“It’s not incredibly surprising that Amazon is taking a hiatus before moving into phase two,” Dorsey said today during a briefing call about the company’s project. “When you look at the world, there is a lot of uncertainty about what lies ahead. Everyone from every industry is thinking about their long-term plans in a new light, and unfortunately we don’t all have all the answers.”

Amazon had already paused construction of planned office towers in Bellevue, Washington and Nashville, Tennessee in 2022. Other tech companies have also delayed real estate commitments: Microsoft recently paused planned development of another headquarters in Atlanta, Georgia, and Alphabet, Meta. and others have given up rented office space.

Office real estate markets are still generally depressed in major cities as home working and hybrid work have made it difficult for companies to justify spending on commercial space. In San Francisco, for example, office vacancy rates rose as much as 27 percent in 2022, compared to about 5 percent or lower in the years before the pandemic.

Arlington has its own vacancy problem and the Amazon pause could worsen economic conditions for the county. Local leaders have touted Amazon as a revitalizing agent for the region that relies on office drones.

Unlike San Francisco and many other cities, which also derive revenue from other industries such as tourism, Arlington relies heavily on offices and office workers, in part because of its history as home to Pentagon office buildings. Amazon’s headquarters was supposed to boost efforts to transform Arlington’s bad reputation, making it a more attractive place for people not only to work from, but also to live in and visit.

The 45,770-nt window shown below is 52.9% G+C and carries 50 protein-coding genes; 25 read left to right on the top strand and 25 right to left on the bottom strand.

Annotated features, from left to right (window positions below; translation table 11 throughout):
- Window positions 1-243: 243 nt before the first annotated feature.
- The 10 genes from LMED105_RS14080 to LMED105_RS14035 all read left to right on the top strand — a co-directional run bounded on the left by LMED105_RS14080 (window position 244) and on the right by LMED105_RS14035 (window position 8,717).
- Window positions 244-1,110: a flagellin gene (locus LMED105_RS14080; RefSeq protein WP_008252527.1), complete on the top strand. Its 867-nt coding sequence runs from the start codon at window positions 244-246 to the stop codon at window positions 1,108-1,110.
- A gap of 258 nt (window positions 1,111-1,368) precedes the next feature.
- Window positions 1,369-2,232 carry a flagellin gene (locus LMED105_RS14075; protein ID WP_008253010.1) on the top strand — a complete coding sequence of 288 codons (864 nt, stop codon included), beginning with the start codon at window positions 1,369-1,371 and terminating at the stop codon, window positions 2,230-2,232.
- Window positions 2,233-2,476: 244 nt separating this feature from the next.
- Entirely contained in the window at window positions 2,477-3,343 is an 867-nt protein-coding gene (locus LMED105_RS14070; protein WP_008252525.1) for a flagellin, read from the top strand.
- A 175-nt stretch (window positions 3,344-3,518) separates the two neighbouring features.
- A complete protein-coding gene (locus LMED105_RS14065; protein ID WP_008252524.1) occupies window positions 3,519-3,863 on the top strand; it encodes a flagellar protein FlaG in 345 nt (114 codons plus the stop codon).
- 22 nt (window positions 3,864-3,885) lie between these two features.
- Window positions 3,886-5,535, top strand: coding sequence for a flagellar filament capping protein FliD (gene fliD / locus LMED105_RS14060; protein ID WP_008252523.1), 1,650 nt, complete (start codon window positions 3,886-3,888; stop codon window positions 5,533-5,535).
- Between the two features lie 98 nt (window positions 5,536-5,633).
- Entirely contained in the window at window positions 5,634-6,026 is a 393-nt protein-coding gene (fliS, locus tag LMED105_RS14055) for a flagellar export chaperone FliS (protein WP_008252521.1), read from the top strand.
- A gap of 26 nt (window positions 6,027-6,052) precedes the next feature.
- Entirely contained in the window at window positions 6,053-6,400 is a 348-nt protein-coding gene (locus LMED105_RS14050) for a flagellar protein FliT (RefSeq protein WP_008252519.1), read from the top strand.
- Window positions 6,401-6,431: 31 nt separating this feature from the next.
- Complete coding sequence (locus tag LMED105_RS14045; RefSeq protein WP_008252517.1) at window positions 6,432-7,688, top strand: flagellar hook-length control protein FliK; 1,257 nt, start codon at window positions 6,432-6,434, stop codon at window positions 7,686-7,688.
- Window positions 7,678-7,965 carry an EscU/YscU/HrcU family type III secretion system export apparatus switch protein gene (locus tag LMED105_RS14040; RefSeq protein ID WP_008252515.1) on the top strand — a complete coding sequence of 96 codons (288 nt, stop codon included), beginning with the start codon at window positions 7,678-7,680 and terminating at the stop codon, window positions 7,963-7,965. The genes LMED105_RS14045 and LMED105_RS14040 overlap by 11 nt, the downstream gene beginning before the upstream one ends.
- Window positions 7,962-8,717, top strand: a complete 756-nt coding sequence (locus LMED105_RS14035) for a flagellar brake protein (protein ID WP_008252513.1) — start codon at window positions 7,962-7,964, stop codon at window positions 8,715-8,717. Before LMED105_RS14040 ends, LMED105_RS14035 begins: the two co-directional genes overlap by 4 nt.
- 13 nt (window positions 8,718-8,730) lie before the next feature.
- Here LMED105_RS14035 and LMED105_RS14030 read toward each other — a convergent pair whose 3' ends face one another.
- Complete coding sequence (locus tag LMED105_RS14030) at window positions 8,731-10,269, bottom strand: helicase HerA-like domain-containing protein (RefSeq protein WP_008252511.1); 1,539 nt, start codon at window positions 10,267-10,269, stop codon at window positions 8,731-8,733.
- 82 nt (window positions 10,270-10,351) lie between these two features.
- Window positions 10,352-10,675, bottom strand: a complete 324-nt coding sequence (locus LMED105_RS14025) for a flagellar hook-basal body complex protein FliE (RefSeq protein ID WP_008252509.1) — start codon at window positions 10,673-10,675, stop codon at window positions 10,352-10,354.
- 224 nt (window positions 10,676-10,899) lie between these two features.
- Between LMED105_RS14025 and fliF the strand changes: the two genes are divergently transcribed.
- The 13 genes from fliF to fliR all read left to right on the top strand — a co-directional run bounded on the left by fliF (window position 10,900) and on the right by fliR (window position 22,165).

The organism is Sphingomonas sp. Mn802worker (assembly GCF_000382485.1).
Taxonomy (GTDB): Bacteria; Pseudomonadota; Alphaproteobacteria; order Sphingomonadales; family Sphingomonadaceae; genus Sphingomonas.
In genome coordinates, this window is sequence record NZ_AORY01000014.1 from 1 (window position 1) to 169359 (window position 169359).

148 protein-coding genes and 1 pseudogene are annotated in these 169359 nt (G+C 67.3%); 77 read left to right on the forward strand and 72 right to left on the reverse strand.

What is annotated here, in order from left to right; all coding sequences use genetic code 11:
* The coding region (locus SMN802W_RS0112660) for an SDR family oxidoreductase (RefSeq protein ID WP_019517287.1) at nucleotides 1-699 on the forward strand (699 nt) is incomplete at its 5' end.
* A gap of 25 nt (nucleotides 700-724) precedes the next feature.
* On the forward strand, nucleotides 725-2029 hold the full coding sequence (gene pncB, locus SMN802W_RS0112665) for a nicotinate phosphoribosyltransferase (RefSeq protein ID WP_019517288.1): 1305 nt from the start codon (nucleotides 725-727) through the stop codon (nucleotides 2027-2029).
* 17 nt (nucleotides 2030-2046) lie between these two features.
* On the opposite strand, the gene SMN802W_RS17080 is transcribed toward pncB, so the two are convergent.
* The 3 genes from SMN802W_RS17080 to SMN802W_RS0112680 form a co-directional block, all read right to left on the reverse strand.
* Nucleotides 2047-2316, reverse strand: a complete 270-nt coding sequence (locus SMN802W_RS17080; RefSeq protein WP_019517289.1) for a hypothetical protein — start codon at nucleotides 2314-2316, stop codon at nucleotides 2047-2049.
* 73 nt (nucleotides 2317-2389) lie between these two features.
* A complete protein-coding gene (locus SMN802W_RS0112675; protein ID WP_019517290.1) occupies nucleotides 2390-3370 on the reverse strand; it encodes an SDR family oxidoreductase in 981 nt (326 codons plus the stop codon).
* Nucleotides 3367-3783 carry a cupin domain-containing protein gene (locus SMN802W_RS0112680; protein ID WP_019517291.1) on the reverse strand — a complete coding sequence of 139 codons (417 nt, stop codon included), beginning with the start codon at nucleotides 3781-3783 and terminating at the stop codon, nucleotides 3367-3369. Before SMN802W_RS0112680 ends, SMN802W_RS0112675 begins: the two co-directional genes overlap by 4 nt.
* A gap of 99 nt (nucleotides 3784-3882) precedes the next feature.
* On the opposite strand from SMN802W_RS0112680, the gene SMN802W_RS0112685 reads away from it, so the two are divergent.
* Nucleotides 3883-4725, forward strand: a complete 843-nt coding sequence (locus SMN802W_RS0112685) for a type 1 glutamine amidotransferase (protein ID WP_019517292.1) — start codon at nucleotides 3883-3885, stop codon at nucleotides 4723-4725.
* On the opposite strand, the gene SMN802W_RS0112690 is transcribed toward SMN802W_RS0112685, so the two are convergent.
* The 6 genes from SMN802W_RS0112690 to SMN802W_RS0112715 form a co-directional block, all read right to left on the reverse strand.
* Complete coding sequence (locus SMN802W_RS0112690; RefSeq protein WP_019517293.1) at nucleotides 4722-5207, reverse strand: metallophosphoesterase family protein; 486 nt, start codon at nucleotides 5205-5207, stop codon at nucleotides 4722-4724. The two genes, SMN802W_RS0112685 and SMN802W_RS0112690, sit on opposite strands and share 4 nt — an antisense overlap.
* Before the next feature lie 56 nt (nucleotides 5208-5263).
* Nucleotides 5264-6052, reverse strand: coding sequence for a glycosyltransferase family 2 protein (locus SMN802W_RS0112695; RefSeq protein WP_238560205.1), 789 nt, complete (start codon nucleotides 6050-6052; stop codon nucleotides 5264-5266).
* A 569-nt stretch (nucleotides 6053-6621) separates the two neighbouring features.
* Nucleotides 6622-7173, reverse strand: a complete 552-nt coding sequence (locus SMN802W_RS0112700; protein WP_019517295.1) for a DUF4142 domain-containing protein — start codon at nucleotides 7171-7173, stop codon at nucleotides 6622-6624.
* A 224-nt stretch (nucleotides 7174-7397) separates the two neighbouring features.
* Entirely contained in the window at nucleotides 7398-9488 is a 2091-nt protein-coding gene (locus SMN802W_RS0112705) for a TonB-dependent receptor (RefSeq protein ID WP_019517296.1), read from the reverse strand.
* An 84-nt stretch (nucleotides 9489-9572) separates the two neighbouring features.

Despite Amazon’s pause in construction, Dorsey in Arlington remains optimistic about the company’s commitments. “Amazon’s focus on getting employees back to the office three days a week is incredibly important. I’m glad Amazon is moving forward with something solid and concrete, and I hope this is a model for others,” he said, emphasizing that he is very focused on efforts to bring workers back to the office to drive economic revitalization. to stimulate.

Before the pandemic, the incentives Arlington offered Amazon for the second headquarters were structured on the premise that the Amazon project would jump-start Arlington’s economy. The theory was that the more office space Amazon occupies, the more hotel tax revenues would rise in the province. But Amazon already has more than 1 million square feet of space in Crystal City and has hired 8,000 people for its HQ2 location — and hotel revenue hasn’t increased. Metro passenger numbers for the area’s local stations have also failed to recover to pre-pandemic levels.

With the pause in construction, Amazon seems to recognize that its own needs may have changed. For Arlington, the slowdown could delay or even delay efforts to establish the area as a trendy place to live and work. “We are concerned, but not surprised,” Eric Cassel, president of the Crystal City Civic Association, tells WIRED. “It is clear that the Helix is ​​an important design element for the area and we hope the delay is not too long.”